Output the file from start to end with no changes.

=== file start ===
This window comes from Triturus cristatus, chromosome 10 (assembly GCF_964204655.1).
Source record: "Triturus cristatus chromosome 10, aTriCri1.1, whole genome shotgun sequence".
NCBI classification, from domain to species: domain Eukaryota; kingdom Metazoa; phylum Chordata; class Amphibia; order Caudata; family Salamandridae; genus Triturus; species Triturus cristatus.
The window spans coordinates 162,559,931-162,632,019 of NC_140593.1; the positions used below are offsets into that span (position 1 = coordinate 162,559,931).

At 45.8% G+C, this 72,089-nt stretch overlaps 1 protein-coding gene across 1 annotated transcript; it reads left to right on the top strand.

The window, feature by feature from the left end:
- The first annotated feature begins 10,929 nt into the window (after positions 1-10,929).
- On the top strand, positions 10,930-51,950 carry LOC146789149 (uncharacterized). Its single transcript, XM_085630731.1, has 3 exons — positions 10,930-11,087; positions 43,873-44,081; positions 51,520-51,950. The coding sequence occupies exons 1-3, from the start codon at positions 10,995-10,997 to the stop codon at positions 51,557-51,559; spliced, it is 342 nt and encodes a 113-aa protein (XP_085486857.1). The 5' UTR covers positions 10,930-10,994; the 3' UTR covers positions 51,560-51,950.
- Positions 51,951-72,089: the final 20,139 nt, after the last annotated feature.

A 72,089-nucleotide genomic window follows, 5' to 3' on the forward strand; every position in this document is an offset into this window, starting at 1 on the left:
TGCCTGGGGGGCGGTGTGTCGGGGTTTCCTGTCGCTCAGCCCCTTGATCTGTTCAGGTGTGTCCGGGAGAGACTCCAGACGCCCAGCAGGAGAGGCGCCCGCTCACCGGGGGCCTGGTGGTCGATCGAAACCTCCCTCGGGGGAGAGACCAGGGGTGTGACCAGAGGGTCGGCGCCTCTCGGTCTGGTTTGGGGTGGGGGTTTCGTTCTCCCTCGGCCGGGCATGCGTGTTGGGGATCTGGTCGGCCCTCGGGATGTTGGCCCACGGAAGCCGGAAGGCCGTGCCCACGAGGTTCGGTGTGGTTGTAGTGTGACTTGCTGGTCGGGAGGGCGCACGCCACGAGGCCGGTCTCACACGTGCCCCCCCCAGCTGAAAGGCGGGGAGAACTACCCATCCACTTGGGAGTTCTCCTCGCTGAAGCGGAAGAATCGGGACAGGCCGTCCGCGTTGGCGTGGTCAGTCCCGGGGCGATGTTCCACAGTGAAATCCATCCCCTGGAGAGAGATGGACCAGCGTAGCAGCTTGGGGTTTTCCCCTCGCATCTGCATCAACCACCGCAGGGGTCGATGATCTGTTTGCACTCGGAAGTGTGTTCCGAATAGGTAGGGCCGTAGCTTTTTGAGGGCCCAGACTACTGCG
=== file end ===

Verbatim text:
This window comes from Triturus cristatus, chromosome 10 (assembly GCF_964204655.1).
Source record: "Triturus cristatus chromosome 10, aTriCri1.1, whole genome shotgun sequence".
NCBI classification, from domain to species: domain Eukaryota; kingdom Metazoa; phylum Chordata; class Amphibia; order Caudata; family Salamandridae; genus Triturus; species Triturus cristatus.
The window spans coordinates 162,559,931-162,632,019 of NC_140593.1; the positions used below are offsets into that span (position 1 = coordinate 162,559,931).

At 45.8% G+C, this 72,089-nt stretch overlaps 1 protein-coding gene across 1 annotated transcript; it reads left to right on the top strand.

The window, feature by feature from the left end:
- The first annotated feature begins 10,929 nt into the window (after positions 1-10,929).
- On the top strand, positions 10,930-51,950 carry LOC146789149 (uncharacterized). Its single transcript, XM_085630731.1, has 3 exons — positions 10,930-11,087; positions 43,873-44,081; positions 51,520-51,950. The coding sequence occupies exons 1-3, from the start codon at positions 10,995-10,997 to the stop codon at positions 51,557-51,559; spliced, it is 342 nt and encodes a 113-aa protein (XP_085486857.1). The 5' UTR covers positions 10,930-10,994; the 3' UTR covers positions 51,560-51,950.
- Positions 51,951-72,089: the final 20,139 nt, after the last annotated feature.

A 72,089-nucleotide genomic window follows, 5' to 3' on the forward strand; every position in this document is an offset into this window, starting at 1 on the left:
TGCCTGGGGGGCGGTGTGTCGGGGTTTCCTGTCGCTCAGCCCCTTGATCTGTTCAGGTGTGTCCGGGAGAGACTCCAGACGCCCAGCAGGAGAGGCGCCCGCTCACCGGGGGCCTGGTGGTCGATCGAAACCTCCCTCGGGGGAGAGACCAGGGGTGTGACCAGAGGGTCGGCGCCTCTCGGTCTGGTTTGGGGTGGGGGTTTCGTTCTCCCTCGGCCGGGCATGCGTGTTGGGGATCTGGTCGGCCCTCGGGATGTTGGCCCACGGAAGCCGGAAGGCCGTGCCCACGAGGTTCGGTGTGGTTGTAGTGTGACTTGCTGGTCGGGAGGGCGCACGCCACGAGGCCGGTCTCACACGTGCCCCCCCCAGCTGAAAGGCGGGGAGAACTACCCATCCACTTGGGAGTTCTCCTCGCTGAAGCGGAAGAATCGGGACAGGCCGTCCGCGTTGGCGTGGTCAGTCCCGGGGCGATGTTCCACAGTGAAATCCATCCCCTGGAGAGAGATGGACCAGCGTAGCAGCTTGGGGTTTTCCCCTCGCATCTGCATCAACCACCGCAGGGGTCGATGATCTGTTTGCACTCGGAAGTGTGTTCCGAATAGGTAGGGCCGTAGCTTTTTGAGGGCCCAGACTACTGCG